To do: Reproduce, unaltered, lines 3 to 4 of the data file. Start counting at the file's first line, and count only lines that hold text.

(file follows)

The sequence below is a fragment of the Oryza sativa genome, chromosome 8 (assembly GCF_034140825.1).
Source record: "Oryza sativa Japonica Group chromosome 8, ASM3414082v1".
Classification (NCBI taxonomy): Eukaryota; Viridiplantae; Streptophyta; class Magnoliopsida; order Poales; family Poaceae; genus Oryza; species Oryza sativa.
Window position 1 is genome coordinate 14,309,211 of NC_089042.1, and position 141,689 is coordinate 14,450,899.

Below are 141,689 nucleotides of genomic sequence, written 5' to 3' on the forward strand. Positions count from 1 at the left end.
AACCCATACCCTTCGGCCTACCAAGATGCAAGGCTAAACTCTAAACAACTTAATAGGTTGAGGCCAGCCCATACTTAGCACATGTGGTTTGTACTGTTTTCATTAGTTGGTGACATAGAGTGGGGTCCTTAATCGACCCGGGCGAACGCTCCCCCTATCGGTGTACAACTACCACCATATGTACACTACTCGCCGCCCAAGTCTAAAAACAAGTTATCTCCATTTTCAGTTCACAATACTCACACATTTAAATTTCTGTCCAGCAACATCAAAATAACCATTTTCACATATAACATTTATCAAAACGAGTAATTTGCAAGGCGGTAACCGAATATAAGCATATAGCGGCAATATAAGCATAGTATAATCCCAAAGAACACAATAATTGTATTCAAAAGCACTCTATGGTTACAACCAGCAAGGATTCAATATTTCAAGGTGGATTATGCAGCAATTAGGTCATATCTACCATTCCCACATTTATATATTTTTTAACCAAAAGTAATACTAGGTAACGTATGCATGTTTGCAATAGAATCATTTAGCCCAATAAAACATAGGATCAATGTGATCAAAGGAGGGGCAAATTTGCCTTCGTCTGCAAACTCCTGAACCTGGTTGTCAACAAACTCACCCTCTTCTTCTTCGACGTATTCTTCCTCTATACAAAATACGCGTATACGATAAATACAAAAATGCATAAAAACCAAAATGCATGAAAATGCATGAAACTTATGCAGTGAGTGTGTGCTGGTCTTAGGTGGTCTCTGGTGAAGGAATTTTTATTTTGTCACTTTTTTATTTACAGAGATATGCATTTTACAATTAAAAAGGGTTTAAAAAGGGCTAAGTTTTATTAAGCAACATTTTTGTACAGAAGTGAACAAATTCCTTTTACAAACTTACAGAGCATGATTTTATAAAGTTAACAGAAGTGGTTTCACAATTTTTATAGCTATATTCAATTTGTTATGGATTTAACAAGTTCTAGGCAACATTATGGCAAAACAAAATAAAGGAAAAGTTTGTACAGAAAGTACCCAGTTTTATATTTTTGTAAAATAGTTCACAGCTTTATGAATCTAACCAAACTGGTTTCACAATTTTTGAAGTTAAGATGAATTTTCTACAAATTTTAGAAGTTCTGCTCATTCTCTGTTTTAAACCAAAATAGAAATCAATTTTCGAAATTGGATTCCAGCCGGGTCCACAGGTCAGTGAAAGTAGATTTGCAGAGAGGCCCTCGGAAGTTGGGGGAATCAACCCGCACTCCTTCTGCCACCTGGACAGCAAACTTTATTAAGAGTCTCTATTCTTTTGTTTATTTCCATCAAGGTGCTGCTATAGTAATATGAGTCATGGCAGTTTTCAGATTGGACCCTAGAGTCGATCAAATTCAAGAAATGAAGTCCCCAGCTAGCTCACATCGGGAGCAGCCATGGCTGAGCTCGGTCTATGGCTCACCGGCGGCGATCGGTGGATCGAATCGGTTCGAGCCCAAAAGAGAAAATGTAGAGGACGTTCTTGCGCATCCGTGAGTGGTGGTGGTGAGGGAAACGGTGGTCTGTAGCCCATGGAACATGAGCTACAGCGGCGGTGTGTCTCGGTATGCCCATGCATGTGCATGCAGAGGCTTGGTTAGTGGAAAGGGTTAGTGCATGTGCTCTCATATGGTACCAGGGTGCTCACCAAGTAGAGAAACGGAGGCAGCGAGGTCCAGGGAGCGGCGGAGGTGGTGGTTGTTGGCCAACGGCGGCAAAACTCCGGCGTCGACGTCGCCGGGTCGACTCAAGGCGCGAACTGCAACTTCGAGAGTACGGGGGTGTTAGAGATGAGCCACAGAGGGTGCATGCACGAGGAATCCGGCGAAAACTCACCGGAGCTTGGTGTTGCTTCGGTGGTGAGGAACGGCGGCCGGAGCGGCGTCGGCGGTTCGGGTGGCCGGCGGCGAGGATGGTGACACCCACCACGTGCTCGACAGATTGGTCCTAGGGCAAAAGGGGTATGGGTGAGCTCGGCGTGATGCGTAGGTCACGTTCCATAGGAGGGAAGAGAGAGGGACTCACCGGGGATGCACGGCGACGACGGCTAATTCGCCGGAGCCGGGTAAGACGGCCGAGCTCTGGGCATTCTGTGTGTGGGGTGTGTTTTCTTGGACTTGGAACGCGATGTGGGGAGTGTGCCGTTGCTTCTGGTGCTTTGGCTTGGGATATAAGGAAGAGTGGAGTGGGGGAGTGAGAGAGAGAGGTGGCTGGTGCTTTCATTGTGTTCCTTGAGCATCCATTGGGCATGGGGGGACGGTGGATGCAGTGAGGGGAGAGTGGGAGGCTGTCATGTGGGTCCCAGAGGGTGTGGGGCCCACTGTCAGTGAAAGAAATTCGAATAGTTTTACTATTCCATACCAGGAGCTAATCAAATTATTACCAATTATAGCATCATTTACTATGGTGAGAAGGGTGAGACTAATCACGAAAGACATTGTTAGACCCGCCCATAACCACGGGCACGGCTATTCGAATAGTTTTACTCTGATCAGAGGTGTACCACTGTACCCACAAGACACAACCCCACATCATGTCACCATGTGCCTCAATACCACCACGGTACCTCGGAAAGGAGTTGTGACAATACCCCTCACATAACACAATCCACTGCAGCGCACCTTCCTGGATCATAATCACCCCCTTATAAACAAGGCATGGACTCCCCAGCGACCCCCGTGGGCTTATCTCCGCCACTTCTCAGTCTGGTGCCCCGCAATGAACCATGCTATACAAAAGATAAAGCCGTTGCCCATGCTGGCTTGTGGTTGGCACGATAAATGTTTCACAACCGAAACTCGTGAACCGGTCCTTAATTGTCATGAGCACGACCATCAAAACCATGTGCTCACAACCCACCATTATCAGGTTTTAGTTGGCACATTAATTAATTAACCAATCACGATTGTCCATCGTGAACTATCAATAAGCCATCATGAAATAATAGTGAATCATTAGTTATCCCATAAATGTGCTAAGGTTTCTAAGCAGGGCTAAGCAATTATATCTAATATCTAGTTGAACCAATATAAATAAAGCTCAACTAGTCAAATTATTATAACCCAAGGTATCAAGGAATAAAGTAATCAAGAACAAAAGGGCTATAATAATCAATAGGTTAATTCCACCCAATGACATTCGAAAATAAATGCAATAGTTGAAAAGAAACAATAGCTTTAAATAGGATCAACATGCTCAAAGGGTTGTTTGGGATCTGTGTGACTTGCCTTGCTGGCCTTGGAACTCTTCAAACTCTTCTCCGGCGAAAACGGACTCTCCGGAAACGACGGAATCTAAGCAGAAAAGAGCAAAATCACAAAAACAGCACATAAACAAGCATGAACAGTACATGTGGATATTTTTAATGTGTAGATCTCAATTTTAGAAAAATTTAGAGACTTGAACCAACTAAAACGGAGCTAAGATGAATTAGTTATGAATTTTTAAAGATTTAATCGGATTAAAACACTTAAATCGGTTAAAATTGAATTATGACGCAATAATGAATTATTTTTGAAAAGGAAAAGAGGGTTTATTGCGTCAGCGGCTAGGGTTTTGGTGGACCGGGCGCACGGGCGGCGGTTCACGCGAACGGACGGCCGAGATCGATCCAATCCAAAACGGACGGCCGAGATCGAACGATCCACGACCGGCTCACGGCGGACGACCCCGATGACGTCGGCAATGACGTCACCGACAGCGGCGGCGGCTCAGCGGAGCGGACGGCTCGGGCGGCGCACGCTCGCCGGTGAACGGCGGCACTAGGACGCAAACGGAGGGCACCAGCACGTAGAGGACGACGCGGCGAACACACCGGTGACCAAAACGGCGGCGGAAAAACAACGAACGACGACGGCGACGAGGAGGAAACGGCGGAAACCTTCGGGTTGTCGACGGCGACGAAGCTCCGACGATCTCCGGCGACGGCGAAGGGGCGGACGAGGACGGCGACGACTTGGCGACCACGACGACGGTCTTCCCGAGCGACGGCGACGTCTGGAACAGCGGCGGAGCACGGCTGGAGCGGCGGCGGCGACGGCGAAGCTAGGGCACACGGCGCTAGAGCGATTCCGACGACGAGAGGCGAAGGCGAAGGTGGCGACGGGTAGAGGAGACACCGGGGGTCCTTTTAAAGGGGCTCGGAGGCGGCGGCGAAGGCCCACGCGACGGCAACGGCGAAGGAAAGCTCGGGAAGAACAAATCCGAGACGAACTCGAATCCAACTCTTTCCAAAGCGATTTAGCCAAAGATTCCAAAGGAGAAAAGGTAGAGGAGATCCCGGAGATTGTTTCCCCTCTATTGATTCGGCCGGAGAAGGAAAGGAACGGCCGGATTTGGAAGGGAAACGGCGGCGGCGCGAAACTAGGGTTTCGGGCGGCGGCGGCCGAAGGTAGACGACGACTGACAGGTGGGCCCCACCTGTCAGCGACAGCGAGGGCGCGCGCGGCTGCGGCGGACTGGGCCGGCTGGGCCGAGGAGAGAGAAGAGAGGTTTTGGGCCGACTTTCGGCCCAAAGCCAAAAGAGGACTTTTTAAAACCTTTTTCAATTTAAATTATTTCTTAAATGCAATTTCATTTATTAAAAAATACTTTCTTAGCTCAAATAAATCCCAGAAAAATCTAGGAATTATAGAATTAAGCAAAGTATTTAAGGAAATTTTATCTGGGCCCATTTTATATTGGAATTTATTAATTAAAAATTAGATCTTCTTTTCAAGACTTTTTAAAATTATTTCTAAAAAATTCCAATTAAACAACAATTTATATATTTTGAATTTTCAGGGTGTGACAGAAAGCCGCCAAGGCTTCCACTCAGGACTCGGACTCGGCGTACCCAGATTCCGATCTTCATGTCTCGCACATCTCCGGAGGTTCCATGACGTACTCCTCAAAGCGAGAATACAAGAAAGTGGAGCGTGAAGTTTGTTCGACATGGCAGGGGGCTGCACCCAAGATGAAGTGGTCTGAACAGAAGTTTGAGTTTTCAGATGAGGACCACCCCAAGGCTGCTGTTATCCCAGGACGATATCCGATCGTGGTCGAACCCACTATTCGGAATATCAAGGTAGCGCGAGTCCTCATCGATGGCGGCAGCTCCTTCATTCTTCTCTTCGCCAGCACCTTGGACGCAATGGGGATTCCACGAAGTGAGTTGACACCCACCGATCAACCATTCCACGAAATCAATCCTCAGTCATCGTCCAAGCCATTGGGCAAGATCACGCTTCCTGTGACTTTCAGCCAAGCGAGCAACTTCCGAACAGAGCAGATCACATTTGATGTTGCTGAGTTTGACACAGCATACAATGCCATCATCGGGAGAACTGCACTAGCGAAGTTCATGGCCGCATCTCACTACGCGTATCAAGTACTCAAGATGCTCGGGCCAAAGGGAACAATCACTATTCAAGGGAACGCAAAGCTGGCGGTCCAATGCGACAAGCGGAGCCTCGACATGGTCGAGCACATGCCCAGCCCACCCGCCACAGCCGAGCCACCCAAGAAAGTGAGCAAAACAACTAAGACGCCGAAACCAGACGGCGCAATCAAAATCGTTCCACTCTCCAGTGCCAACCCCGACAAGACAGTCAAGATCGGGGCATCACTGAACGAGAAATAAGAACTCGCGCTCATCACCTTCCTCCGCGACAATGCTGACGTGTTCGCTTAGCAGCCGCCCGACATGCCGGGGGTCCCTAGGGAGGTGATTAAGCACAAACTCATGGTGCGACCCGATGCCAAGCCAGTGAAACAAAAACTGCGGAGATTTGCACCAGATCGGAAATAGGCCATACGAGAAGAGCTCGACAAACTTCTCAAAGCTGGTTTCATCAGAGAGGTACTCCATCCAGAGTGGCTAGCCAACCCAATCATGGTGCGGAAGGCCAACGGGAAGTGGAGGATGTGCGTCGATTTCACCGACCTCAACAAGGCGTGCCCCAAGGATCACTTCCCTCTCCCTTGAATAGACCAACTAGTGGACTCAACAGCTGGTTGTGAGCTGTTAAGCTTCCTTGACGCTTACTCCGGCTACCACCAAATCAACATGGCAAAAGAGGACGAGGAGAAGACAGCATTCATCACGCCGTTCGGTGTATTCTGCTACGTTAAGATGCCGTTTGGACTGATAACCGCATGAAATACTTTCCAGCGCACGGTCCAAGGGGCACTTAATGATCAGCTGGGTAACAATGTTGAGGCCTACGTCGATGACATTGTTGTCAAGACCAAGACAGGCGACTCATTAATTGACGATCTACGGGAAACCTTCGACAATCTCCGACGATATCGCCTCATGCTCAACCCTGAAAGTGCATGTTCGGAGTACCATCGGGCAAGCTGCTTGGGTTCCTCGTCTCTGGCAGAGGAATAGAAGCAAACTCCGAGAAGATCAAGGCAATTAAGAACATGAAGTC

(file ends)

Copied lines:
Classification (NCBI taxonomy): Eukaryota; Viridiplantae; Streptophyta; class Magnoliopsida; order Poales; family Poaceae; genus Oryza; species Oryza sativa.
Window position 1 is genome coordinate 14,309,211 of NC_089042.1, and position 141,689 is coordinate 14,450,899.